It is known with certainty how many people died--they are counted one by one and reported to the National Vital Statistics System at CDC.  This is compared to a statistical "average" from prior years.  The result is that, so far in 2020, there have been 299,000 more deaths than normal.    Separately, individual death certificates have listed COVID as the cause of death in 216,000 cases.   Thus the statement that COVID has caused "at least 2/3" of the excess mortality.  The inference to be drawn is that COVID has caused more than 216,000 deaths, such as when a death certificate lists pneumonia (not COVID) as a cause of death.  

I get all that.  I'd like to see the raw numbers.  What's the normal fluctuation between years?  5k? 10k? 100k?  

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2 hours ago, S.A.M.J.R. said:

I'm assuming there are at least some fluctuation in year to year death numbers.  I wish that was easily found (and I admit I haven't looked yet).  I think it would be interesting to post the numbers from at least the last 5 years. 

 

The fluctuation really isn't that much:  https://www.cdc.gov/nchs/nvss/vsrr/covid19/excess_deaths.htm. It's nowhere close to 300,000.

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29 minutes ago, S.A.M.J.R. said:

I get all that.  I'd like to see the raw numbers.  What's the normal fluctuation between years?  5k? 10k? 100k?  

 

I can not speak to the US but the fluctuation in the UK is between 30k-40k between the high and low averages

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17 minutes ago, time4u2go said:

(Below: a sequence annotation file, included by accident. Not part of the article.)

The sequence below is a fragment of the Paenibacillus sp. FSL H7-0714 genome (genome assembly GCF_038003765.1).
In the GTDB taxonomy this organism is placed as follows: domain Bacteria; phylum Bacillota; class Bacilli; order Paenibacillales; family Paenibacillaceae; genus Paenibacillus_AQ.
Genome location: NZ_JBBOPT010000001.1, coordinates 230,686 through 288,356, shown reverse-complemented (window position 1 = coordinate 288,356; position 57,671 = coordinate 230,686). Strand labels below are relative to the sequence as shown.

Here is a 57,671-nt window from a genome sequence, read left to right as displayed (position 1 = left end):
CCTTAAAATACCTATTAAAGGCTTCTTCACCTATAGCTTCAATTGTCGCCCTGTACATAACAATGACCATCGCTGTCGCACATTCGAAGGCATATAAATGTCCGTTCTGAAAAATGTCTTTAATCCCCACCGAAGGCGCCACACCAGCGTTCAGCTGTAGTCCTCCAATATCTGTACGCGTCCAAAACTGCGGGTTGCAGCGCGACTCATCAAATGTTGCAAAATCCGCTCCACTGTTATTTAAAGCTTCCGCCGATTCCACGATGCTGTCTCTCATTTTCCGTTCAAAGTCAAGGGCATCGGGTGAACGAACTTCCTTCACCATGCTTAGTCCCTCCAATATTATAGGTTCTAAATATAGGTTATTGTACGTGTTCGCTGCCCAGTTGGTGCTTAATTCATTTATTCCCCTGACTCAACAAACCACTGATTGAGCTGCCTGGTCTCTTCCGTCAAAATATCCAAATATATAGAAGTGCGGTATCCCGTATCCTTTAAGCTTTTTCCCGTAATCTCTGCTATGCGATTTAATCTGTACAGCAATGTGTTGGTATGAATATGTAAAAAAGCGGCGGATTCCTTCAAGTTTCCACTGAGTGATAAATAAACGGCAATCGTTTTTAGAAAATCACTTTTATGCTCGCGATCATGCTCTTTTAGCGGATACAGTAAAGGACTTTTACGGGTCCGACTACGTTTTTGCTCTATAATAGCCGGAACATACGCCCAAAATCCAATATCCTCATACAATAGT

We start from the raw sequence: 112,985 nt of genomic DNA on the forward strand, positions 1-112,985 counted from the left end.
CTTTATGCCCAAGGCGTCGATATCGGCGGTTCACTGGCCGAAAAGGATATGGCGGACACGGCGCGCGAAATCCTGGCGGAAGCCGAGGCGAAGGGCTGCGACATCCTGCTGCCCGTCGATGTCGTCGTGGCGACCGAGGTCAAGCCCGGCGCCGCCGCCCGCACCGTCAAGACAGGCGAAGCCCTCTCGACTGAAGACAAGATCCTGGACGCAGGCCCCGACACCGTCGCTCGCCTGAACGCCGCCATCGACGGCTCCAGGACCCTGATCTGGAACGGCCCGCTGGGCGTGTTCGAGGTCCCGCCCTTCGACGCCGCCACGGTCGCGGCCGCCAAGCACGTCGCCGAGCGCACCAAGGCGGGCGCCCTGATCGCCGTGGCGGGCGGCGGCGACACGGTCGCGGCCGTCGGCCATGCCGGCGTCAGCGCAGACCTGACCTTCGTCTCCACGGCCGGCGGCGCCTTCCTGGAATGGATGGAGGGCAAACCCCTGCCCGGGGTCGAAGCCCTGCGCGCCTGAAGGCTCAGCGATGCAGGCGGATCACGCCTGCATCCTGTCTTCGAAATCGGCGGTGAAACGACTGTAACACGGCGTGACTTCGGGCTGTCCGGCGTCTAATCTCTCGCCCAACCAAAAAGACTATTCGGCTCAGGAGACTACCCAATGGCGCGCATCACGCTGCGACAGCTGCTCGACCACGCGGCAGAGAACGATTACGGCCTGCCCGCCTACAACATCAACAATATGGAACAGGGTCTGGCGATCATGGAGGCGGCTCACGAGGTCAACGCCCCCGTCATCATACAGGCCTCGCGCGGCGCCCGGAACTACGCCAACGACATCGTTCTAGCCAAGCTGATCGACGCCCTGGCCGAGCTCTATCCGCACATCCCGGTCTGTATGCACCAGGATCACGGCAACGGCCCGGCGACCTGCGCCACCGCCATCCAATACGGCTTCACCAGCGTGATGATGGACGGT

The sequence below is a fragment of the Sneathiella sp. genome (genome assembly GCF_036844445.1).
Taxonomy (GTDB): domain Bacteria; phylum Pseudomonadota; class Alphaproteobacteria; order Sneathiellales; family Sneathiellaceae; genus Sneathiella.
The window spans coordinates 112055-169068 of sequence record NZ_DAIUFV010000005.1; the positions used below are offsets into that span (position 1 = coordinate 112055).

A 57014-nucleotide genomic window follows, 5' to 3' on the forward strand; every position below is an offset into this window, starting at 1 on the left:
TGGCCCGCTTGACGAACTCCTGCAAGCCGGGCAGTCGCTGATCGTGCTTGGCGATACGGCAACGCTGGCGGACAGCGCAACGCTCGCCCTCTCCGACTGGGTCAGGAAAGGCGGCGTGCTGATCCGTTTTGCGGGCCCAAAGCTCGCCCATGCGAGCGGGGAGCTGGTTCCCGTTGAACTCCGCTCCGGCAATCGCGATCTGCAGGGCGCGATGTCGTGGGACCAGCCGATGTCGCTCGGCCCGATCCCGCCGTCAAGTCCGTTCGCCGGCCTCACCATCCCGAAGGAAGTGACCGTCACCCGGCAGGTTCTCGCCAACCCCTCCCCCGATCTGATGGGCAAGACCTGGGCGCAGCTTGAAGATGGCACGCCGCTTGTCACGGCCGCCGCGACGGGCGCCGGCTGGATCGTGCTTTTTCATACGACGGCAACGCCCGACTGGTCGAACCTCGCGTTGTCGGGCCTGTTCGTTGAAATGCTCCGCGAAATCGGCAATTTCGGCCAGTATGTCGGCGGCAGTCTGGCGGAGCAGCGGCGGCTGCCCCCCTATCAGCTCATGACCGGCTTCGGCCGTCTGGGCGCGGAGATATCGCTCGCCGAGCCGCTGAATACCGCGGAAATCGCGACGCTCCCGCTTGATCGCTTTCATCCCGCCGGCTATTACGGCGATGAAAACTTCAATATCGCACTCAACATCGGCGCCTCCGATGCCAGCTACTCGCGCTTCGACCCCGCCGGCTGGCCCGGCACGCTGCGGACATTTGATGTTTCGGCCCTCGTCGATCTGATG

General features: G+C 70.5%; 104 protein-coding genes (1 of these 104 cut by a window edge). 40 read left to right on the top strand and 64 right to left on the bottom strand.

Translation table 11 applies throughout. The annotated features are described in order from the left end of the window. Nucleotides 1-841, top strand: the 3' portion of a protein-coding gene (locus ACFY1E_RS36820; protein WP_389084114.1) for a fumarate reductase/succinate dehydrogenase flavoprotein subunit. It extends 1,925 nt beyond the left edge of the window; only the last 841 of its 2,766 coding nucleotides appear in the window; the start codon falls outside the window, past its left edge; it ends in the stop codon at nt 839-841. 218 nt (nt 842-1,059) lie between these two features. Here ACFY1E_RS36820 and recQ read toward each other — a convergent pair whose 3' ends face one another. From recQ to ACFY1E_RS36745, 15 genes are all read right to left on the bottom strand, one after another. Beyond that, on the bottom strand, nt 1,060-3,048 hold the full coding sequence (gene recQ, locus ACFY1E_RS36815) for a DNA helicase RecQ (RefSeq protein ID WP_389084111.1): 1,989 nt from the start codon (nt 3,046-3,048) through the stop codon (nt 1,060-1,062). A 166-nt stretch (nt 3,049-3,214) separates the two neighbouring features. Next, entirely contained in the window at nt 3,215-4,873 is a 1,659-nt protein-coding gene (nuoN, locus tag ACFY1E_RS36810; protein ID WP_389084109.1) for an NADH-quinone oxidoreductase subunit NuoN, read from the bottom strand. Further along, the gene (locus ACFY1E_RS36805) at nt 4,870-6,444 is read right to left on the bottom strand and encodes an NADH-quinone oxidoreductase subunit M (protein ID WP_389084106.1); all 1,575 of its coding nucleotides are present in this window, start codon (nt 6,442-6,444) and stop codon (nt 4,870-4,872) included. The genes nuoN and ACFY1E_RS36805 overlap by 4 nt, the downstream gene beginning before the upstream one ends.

In the US, the average change from 2010-2018 was about 46k.  The highest was 86k.

 

Have you got a link to this info please?

 

It was my understanding that the CDC work from predicted deaths, once threshold for excess deaths is crossed then they start counting through observation.

 

It was also my understanding from the CDC that influenza deaths for children is accurately counted but adult deaths are modeled. 

 

image.thumb.png.c29d0cc8050912365ca241963dc2dc3b.png

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On 10/20/2020 at 12:57 PM, TheMastodon said:

 

Yeah those various epidemiologists have said a lot of things that didn't pan out either.   We will just keep consuming what they say though. 

 

2.7% is based on confirmed positive cases.  If we were able to count all the asymptomatic people walking around with Covid19 (CDC estimates 10x)  it would be even lower right?  Or am I just loosing my mind

 

 

 

 

 

 

No, you are losing your mind.

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1 hour ago, John Reid said:

No, you are losing your mind.

Nope.  If cases are actually 8-10X the positive tests, then yes, the death rate would be lower. It's simple math.  It also means more people have been infected than have been reported.   Just based on studies done on waste water, it's been shown the infection rate is much higher than the positive test rate.  So, you are wrong, and rude.

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With all this discussion about life and death due to the dreaded COVID-19 the thing that pleases me the most is that people are finally agreeing with the principle of Sanctity of Life.  Life is Sacred and we should not have policies that could snuff it out prematurely.